Exploring regional patterns of scientific knowledge production on the Sustainable Development Goals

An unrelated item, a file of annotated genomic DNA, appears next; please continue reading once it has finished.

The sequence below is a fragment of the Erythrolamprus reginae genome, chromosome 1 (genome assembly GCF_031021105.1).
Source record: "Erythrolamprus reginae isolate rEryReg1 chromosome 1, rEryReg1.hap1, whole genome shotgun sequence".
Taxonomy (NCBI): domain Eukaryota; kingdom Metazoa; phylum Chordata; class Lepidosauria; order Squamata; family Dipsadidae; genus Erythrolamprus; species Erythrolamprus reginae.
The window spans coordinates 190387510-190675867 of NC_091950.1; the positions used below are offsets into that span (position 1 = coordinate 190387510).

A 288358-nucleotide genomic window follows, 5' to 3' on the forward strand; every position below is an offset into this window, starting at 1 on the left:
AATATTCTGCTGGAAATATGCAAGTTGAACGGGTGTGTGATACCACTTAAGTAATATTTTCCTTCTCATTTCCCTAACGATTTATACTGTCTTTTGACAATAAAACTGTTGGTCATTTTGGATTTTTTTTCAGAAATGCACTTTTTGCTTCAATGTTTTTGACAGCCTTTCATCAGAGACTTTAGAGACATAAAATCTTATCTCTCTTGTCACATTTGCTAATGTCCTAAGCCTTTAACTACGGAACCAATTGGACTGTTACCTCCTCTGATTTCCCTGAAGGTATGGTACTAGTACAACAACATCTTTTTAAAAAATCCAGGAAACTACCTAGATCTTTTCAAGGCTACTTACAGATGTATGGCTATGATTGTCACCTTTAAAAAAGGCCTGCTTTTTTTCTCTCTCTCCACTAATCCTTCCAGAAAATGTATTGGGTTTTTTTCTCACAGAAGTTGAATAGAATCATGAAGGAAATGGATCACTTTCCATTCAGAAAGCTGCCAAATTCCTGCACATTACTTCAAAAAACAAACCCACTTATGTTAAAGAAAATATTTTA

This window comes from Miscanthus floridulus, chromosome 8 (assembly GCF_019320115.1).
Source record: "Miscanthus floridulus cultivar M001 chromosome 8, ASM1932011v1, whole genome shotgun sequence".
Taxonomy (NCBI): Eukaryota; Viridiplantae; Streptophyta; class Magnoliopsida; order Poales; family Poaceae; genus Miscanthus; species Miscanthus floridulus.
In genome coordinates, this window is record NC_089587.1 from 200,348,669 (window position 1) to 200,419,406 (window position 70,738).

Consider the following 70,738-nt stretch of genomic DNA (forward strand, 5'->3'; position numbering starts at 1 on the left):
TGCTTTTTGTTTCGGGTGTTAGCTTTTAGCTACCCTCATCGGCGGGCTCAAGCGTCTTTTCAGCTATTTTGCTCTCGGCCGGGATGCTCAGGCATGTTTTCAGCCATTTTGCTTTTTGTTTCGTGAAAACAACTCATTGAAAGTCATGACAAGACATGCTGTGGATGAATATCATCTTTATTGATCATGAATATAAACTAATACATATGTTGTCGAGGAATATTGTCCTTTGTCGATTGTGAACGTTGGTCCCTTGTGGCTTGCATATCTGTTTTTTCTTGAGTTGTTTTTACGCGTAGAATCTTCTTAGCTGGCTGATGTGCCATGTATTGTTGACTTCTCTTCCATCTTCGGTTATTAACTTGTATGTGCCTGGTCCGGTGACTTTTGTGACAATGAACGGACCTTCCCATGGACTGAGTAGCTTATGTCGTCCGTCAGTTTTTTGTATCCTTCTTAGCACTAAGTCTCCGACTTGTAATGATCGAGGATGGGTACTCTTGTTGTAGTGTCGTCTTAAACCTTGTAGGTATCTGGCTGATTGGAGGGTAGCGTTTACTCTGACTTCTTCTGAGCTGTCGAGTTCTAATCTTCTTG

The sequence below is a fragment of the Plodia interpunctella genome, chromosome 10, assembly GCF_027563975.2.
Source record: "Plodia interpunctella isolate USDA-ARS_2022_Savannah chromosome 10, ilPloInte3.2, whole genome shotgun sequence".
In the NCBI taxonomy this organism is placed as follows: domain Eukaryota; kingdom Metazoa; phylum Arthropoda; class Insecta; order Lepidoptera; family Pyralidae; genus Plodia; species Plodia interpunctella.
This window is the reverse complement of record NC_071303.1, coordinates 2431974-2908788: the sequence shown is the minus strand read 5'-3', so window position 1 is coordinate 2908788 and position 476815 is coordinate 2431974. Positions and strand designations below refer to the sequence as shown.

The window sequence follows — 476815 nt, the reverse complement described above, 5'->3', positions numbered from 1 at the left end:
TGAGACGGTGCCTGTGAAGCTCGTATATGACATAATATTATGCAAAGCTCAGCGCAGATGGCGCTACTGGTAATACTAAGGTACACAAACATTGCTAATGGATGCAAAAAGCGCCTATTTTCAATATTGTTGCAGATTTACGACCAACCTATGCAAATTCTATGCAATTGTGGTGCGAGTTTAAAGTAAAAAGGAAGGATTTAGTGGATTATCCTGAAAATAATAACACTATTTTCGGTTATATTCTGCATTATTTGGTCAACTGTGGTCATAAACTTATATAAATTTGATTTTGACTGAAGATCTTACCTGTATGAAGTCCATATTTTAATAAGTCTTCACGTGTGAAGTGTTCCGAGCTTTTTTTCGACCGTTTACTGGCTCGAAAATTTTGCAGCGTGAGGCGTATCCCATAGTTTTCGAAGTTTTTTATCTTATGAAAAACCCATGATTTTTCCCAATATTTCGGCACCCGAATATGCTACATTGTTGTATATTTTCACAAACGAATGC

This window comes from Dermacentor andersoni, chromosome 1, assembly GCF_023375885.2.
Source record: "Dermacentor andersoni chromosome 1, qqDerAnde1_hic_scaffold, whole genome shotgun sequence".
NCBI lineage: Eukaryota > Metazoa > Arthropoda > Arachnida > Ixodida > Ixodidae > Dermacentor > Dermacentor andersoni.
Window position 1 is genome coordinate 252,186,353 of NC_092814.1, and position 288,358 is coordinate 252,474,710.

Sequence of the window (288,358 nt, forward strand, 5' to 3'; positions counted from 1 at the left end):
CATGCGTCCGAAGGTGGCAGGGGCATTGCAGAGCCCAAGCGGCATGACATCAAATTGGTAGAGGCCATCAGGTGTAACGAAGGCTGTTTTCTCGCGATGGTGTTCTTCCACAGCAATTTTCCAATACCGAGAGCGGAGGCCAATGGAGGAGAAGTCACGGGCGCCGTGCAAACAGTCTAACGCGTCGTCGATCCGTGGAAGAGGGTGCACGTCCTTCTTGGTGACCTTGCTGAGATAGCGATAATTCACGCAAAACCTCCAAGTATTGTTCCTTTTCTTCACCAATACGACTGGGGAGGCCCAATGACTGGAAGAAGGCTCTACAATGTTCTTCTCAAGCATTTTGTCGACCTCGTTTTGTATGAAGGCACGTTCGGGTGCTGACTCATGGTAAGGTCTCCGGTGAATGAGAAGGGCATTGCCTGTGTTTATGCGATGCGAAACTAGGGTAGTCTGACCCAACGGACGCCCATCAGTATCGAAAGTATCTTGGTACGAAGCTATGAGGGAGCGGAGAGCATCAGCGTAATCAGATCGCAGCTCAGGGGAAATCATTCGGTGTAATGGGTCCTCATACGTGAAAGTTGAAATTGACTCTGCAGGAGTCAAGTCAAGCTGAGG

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To address the pressing issues human overpopulation has created on earth, such as climate change and poverty, the United Nations (UN) introduced the Sustainable Development Goals (SDGs) as a global agenda to guide the world onto a more sustainable trajectory. To achieve the goals, the UN and scholars urge for local action, support, and collaboration of scientific research institutes. Additionally, embedding this structural transformation locally, requires new knowledge to address region specific challenges. Important in this process is to gain insights into the current knowledge base of regions, to find opportunities for new knowledge development. This study therefore aims to explain differences among European regions in complex knowledge production on SDG related research, specifically looking at the knowledge complexity of a region, it’s scientific relatedness to the SDGs, and several regional characteristics based on the SDG indicators. These concepts are drawn from literature on Evolutionary Economic Geography that argues that complex knowledge production is influenced by mechanisms of path- and place dependency. Using the CWTS wos_2113 database, scientific publications are retrieved that represent a region’s knowledge base. Data from the STRINGS project is used to identify SDG related publications. Findings show that North-Western Europe produces the most complex knowledge and has the highest relatedness to the SDGs. Following from this, four regression models are estimated, to find relationships between the variables. These models include data from before the introduction of the SDGs, 2010-2014, hereafter, 2015-2020, and with and without the inclusion of the regional characteristic variables, as these are only selected for a limited number of SDGs. The findings show that the SDGs are not equally well explained by the different variables, suggesting that there is not one model that fits all the SDGs. Nevertheless, for most SDGs a positive relationship is discovered between the knowledge complexity of regions and their scientific relatedness to the SDGs. This indicates that path- and place-dependent mechanisms also apply to the SDGs and proximity advantages should be considered. In addition, for the regional characteristic variables no general conclusion is drawn, as the indicators vary per SDG. However, surprising to see is that several SDGs show a negative relationship with the SDG research share, indicating that there is a misalignment between research priorities and societal needs. This study thus provides several promising insights and recommendations to expand the knowledge base of regions through research and collaboration, thereby aiming to accelerate the sustainability transition.
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